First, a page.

Gingrich said Romney has run a “campaign of vilification” that is based on “factually false” claims and “carpet-bombing with negative ads.” When I asked the former speaker if Romney had the character to be president, Gingrich said “it is a very serious problem.”

“You cannot be president of the United States if you cannot be honest and candid with the American people,” Gingrich told me.

The Las Vegas Review-Journal endorsed Mitt Romney, saying “Mr. Romney is pro-growth all the way. He wants the country to develop all its energy resources, not punish the oil, coal and gas sectors. He wants states and citizens to have more freedom to innovate. And perhaps most importantly, Mr. Romney is a Washington outsider, not a capital insider.” After Florida, the Nevada caucuses are on February 4.

On GPS with Fareed Zakaria, Treasury Secretary Tim Geithner explained why he would leave his position at the end of Obama’s term. He had intended to leave earlier, he explained, but the President had asked him to stay longer, and they had agreed he would stay for the balance of Obama’s term. Geithner stressed that he and the rest of the cabinet serve “at the pleasure of the President.”

Appearing on Fox News Sunday, Newt Gingrich was asked about his decline in the polls in Florida, where he had briefly led earlier last week after his big win in South Carolina.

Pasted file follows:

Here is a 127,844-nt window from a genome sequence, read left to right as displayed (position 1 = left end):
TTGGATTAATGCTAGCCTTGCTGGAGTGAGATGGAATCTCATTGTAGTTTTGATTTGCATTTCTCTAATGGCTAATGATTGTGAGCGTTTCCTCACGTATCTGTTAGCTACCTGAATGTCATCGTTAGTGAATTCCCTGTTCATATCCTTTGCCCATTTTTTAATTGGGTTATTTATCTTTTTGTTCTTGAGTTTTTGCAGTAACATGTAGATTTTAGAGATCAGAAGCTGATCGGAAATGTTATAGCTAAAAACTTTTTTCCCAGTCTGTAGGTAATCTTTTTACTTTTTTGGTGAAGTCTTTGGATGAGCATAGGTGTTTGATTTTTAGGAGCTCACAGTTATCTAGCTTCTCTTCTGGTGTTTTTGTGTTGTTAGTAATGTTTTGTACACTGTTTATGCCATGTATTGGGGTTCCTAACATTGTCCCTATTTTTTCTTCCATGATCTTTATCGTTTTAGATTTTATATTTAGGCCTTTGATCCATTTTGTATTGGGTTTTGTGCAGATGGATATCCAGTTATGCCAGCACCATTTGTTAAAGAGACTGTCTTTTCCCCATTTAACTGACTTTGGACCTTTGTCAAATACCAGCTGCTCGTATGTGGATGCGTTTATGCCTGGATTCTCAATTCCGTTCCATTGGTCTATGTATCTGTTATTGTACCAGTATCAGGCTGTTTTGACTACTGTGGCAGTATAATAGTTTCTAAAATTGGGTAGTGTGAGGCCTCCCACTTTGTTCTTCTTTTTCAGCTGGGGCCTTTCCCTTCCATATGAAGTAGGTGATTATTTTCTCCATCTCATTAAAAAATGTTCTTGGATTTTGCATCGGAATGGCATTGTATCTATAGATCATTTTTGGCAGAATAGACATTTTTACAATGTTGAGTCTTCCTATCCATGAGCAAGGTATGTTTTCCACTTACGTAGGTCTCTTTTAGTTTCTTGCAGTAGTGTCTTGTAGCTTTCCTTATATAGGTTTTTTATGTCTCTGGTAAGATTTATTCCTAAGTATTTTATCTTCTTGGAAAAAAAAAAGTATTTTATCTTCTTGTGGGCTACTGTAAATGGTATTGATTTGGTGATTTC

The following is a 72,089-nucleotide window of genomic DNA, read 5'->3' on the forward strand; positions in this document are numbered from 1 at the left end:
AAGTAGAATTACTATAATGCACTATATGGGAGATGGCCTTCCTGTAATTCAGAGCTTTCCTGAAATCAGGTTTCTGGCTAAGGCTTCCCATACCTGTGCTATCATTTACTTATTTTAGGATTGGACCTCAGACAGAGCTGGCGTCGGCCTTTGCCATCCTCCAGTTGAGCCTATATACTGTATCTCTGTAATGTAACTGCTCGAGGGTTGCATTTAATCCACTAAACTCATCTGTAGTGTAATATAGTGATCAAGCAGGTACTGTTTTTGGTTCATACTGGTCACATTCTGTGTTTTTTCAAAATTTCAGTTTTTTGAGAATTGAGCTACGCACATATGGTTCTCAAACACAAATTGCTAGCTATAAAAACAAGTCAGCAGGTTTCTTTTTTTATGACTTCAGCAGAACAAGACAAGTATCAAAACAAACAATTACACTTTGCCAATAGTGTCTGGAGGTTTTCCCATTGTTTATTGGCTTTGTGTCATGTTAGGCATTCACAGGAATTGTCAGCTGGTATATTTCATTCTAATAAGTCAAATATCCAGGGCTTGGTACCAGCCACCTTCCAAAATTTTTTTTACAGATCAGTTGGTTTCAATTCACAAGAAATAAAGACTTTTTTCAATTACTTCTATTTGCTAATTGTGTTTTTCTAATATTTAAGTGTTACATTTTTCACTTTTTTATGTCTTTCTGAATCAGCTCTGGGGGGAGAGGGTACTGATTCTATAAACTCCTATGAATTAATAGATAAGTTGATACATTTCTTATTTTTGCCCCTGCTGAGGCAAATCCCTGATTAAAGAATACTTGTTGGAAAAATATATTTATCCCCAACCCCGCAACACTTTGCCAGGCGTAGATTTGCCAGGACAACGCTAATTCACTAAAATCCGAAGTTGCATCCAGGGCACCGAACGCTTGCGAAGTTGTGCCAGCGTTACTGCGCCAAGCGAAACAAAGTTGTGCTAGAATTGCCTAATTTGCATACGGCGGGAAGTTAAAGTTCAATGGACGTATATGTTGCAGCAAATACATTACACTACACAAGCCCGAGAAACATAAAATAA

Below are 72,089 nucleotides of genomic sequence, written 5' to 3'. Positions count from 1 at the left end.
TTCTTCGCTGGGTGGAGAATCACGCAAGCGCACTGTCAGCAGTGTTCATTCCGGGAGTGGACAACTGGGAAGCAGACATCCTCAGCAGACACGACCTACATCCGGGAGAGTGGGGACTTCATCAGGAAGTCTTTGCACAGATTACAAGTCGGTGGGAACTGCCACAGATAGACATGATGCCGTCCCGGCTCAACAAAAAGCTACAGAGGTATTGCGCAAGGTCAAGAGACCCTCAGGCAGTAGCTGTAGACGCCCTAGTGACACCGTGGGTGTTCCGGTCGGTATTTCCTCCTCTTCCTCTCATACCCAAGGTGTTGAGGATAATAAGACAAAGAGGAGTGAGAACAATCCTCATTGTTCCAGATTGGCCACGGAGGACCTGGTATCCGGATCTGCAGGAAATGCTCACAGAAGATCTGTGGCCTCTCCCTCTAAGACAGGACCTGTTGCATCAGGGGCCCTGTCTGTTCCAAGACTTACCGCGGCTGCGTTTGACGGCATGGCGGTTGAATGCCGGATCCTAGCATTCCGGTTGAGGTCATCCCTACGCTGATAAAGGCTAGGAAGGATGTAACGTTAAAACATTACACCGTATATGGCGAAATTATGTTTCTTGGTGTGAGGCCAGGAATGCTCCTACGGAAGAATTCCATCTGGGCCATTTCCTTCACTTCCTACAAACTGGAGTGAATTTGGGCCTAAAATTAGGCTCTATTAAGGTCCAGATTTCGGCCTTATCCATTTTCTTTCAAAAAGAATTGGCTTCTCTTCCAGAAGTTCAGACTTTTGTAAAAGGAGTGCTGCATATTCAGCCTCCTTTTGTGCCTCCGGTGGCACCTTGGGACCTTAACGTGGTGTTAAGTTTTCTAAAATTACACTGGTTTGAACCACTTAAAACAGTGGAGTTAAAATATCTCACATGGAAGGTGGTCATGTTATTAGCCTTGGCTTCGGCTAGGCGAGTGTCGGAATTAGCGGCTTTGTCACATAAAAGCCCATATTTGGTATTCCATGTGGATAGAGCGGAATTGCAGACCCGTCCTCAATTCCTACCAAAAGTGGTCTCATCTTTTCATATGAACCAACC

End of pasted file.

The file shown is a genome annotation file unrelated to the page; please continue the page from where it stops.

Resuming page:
“Look, Governor Romney has the ability to raise an amazing amount of money out of Wall Street, from Goldman Sachs to all the major banks,” said Gingrich. “And he has a policy of carpet-bombing his opponents. He doesn’t build up Mitt Romney, he tears down the people he’s running against. And it has an effect.

Gingrich also bemoaned that Rick Santorum was splitting the conservative vote: “Down here one of our challenges is the two major conservative candidates between us clearly beat Mitt Romney, and I think that’s a challenge.”

The Tampa Tribune endorsed Newt Gingrich on Sunday, saying he is the best candidate to “take the fight to President Barack Obama and his liberal agenda, and revive the nation’s sense of can-do optimism.” Finding Romney, the “Cool, cautious…safer choice,” the Tribune says, “if GOP primary voters want an innovative problem-solver with rock-solid conservative credentials, Gingrich is their man. He would shake things up in a hurry, and this is a nation that needs shaking.”

On Saturday, the Miami Herald endorsed Mitt Romney for the GOP presidential nomination.

The Herald editors wrote that electability should be the number one issue in selecting a candidate. The Herald was critical and unenthusiastic about both candidates, pointing out that Romney has changed his positions, including his opposition to the Dream Act, but ultimately found Romney more electable: “Mr. Gingrich might be the feistier candidate, but if Republicans care about electability in November, Mr. Romney is the better choice.” They also found Gingrich’s rhetoric offensive: “Mr. Gingrich’s use of racially divisive code words like “food stamps” in reference to the NAACP was especially loathsome.”